Saying Goodbye to 'Old Yeller'

How many farmers can relate to this story?

It was January 2003 and we were traveling with a neighbor to Cincinnati to pick her out. There were five left to choose from. We pulled out all the tricks to find the best ones. We took her out in the yard, crawled around, and played for a while. Then we went inside and haggled.

We gave our neighbor pick of the litter; he took the 1996 model. Dad and I brought home a 1994 and a 1993 model painted yellow. It was late in the day before we left. It was my first long trip. Driving bobtail on what had become rainy/icy interstates made for an interesting journey. But that night, she got me home safely.

I had been home from college a few years, and we had worn out the old, underpowered, spring ride, cab-over we had been using. We had grown to the point where we needed two trucks to be efficient. Boy, we thought we had made it big with the upgrade from 290 to 350 horsepower. The air ride suspension was like flying on air. It was also nice to have trucks with drivers' doors that stayed shut when we took a right-hand turn.

Yep, it was the life.

I took a liking to the yellow truck right away, mainly because it was NOT white, and secondly because it had a 'jake' brake (whatever that was). It was also the least expensive of the two at $8,500 - I could afford that!

Some paint, some tires, normal maintenance, and she served us well. She was like any other truck, nickel and dime stuff, but never anything major until a couple years ago. Maybe she resented that her replacement had come along; after we hired a full time driver, we also purchased a newer truck to be on the road. The yellow truck had to be assigned a limited role.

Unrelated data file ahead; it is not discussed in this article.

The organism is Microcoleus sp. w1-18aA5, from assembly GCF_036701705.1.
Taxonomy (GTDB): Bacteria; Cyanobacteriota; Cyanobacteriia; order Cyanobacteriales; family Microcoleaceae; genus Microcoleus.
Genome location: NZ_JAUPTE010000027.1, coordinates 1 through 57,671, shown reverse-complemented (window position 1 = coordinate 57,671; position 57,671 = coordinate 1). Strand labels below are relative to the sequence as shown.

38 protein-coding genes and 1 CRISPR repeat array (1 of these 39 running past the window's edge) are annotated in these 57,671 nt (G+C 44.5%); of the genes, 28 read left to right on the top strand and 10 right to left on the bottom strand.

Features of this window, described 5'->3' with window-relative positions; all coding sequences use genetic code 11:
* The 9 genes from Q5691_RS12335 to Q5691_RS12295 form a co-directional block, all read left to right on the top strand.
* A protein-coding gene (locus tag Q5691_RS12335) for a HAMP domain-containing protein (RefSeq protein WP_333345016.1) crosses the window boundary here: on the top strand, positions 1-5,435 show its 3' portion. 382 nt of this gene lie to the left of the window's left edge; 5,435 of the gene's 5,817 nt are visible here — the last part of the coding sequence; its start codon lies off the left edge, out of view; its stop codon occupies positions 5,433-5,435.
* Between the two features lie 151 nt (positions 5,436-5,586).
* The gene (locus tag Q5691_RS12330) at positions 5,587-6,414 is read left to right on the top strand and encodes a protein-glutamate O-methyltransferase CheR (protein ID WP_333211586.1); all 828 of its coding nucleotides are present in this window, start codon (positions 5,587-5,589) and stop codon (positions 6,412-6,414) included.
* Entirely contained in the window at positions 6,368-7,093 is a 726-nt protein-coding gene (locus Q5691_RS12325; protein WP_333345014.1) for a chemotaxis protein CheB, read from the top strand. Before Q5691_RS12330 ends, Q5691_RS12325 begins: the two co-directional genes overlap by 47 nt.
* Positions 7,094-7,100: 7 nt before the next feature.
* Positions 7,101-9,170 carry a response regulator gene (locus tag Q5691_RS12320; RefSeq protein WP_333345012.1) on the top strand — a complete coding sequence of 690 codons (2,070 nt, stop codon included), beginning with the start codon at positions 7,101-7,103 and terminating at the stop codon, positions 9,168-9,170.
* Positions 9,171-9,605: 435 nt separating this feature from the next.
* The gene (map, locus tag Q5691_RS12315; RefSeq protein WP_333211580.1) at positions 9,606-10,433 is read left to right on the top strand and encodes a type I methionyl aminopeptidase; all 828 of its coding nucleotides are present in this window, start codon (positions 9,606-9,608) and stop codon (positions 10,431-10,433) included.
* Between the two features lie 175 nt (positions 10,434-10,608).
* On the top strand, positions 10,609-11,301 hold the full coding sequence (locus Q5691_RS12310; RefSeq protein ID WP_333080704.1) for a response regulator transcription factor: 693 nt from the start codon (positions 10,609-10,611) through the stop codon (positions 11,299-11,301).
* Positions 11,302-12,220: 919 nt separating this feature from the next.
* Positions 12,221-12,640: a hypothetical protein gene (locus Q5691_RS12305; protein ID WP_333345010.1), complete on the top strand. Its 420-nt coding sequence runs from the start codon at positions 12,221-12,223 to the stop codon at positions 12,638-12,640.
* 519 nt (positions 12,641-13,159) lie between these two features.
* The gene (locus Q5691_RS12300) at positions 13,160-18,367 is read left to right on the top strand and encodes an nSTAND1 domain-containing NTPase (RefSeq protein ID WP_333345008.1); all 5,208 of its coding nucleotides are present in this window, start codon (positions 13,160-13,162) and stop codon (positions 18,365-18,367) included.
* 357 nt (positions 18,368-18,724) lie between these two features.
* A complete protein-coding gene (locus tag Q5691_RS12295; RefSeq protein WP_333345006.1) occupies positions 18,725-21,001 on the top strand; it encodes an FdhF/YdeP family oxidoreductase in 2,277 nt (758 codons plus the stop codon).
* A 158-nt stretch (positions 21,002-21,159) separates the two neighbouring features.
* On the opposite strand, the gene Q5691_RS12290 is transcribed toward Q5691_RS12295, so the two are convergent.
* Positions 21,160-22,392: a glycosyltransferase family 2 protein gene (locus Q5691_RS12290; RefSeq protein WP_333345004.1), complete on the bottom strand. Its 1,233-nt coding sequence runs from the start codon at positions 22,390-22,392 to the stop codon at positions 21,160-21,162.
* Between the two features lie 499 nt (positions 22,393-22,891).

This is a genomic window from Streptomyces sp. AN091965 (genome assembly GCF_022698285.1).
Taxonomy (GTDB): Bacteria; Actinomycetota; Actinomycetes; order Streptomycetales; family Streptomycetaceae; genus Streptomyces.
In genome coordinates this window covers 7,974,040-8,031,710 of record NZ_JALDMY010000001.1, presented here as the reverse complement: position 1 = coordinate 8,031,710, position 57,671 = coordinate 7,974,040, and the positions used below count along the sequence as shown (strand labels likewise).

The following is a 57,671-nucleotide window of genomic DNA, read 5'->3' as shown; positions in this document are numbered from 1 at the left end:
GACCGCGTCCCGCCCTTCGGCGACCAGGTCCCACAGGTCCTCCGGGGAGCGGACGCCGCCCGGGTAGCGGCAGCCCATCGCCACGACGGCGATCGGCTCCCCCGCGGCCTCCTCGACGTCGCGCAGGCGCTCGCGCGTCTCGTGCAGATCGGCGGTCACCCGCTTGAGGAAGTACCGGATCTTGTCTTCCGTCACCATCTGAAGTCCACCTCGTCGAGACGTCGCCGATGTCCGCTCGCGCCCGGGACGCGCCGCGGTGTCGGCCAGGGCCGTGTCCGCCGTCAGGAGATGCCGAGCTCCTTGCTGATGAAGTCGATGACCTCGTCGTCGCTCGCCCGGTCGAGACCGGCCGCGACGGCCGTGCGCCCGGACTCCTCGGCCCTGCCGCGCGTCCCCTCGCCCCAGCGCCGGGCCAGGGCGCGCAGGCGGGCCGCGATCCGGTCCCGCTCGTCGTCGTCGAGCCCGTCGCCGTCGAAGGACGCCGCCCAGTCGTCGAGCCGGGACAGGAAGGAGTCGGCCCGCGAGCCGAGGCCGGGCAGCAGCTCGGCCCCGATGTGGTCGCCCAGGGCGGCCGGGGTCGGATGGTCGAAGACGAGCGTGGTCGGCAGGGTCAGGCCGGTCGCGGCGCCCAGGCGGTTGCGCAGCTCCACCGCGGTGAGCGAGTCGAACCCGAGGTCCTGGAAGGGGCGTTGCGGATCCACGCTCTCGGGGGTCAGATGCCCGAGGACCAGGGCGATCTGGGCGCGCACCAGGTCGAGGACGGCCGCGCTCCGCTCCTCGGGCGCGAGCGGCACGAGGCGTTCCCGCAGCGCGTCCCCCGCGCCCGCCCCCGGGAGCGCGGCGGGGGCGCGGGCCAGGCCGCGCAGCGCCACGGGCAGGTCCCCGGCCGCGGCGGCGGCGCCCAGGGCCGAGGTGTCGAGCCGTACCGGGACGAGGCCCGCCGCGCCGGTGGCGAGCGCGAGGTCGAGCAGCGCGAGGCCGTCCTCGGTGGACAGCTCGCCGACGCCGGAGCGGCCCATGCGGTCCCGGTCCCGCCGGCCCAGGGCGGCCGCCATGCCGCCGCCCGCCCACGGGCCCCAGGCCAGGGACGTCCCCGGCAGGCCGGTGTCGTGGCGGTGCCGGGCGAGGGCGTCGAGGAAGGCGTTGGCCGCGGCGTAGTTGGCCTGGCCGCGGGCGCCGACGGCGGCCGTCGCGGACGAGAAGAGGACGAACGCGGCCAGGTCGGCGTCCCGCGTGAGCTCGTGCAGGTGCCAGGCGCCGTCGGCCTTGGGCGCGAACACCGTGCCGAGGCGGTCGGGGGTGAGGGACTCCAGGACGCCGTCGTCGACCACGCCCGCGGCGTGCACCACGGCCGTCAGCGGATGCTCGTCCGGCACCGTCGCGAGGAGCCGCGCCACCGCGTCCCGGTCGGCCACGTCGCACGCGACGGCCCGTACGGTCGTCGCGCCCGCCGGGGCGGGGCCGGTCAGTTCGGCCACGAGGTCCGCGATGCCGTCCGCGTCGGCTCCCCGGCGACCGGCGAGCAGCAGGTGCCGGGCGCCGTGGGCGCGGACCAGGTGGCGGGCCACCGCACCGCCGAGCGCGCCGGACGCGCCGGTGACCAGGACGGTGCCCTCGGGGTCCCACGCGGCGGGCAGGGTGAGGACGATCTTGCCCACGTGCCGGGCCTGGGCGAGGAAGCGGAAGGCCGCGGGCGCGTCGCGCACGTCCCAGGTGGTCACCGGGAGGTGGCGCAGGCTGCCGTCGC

We replaced an aluminum spacer above the engine block, and everything else looked good in the engine. But then things took a turn for the worse. Last winter I couldn't get heat in the cab. We took it to a couple places. One suspected a blown head gasket; the other found the oil cooler was gummed up. Replacing the oil cooler was the remedy for a year.

Again this year with no heat in the cab, I relented and let them tear off the heads to take a look. It was bad news - at least two of the liners had slipped. There isn't a kit for the small block engine for boring it out and shimming it. A replacement engine costs more than the truck.

It was time for her to go.

We knew this was coming

We had an inkling this was coming. We have been searching casually for about six weeks, and daily for the last two or three weeks. The truck market is hot right now, especially in the pre-EGR age.

We have a short stack of possibilities, but haven't chosen a winner. Unfortunately, we're going to have to make a selection sooner than later. This time we'll upgrade to about 450 horsepower, and an air ride cab.

No, there won't be another 'Old Yeller' - how could you replace her? 

And right now, none on the list are yellow.

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